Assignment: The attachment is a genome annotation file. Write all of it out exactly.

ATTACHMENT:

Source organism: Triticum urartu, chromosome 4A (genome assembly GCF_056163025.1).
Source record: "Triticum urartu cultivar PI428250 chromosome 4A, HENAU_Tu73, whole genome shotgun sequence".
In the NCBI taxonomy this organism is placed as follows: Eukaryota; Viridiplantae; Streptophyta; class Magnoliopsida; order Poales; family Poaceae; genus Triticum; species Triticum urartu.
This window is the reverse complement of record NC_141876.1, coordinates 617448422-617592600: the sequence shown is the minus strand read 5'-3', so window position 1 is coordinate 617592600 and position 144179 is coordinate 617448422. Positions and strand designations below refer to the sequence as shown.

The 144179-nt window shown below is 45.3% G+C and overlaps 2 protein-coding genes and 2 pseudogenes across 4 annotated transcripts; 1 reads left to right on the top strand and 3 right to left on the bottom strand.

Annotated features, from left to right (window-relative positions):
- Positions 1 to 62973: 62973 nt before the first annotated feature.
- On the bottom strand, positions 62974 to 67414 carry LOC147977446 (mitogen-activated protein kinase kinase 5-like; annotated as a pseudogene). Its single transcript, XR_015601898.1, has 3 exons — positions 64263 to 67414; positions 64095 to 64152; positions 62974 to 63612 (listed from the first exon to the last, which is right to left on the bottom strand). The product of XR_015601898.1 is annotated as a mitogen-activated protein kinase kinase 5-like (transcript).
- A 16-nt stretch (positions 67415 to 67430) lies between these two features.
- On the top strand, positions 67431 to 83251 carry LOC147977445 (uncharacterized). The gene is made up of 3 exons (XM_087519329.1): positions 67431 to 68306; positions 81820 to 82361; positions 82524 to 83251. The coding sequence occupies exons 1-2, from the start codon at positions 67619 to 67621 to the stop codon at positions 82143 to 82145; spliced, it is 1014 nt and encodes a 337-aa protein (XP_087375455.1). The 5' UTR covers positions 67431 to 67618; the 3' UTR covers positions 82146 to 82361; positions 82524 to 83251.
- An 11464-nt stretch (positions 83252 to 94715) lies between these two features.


Source organism: Triticum urartu, chromosome 4A (genome assembly GCF_056163025.1).
Source record: "Triticum urartu cultivar PI428250 chromosome 4A, HENAU_Tu73, whole genome shotgun sequence".
In the NCBI taxonomy this organism is placed as follows: Eukaryota; Viridiplantae; Streptophyta; class Magnoliopsida; order Poales; family Poaceae; genus Triticum; species Triticum urartu.
This window is the reverse complement of record NC_141876.1, coordinates 617448422-617592600: the sequence shown is the minus strand read 5'-3', so window position 1 is coordinate 617592600 and position 144179 is coordinate 617448422. Positions and strand designations below refer to the sequence as shown.

The 144179-nt window shown below is 45.3% G+C and overlaps 2 protein-coding genes and 2 pseudogenes across 4 annotated transcripts; 1 reads left to right on the top strand and 3 right to left on the bottom strand.

Annotated features, from left to right (window-relative positions):
- Positions 1 to 62973: 62973 nt before the first annotated feature.
- On the bottom strand, positions 62974 to 67414 carry LOC147977446 (mitogen-activated protein kinase kinase 5-like; annotated as a pseudogene). Its single transcript, XR_015601898.1, has 3 exons — positions 64263 to 67414; positions 64095 to 64152; positions 62974 to 63612 (listed from the first exon to the last, which is right to left on the bottom strand). The product of XR_015601898.1 is annotated as a mitogen-activated protein kinase kinase 5-like (transcript).
- A 16-nt stretch (positions 67415 to 67430) lies between these two features.
- On the top strand, positions 67431 to 83251 carry LOC147977445 (uncharacterized). The gene is made up of 3 exons (XM_087519329.1): positions 67431 to 68306; positions 81820 to 82361; positions 82524 to 83251. The coding sequence occupies exons 1-2, from the start codon at positions 67619 to 67621 to the stop codon at positions 82143 to 82145; spliced, it is 1014 nt and encodes a 337-aa protein (XP_087375455.1). The 5' UTR covers positions 67431 to 67618; the 3' UTR covers positions 82146 to 82361; positions 82524 to 83251.
- An 11464-nt stretch (positions 83252 to 94715) lies between these two features.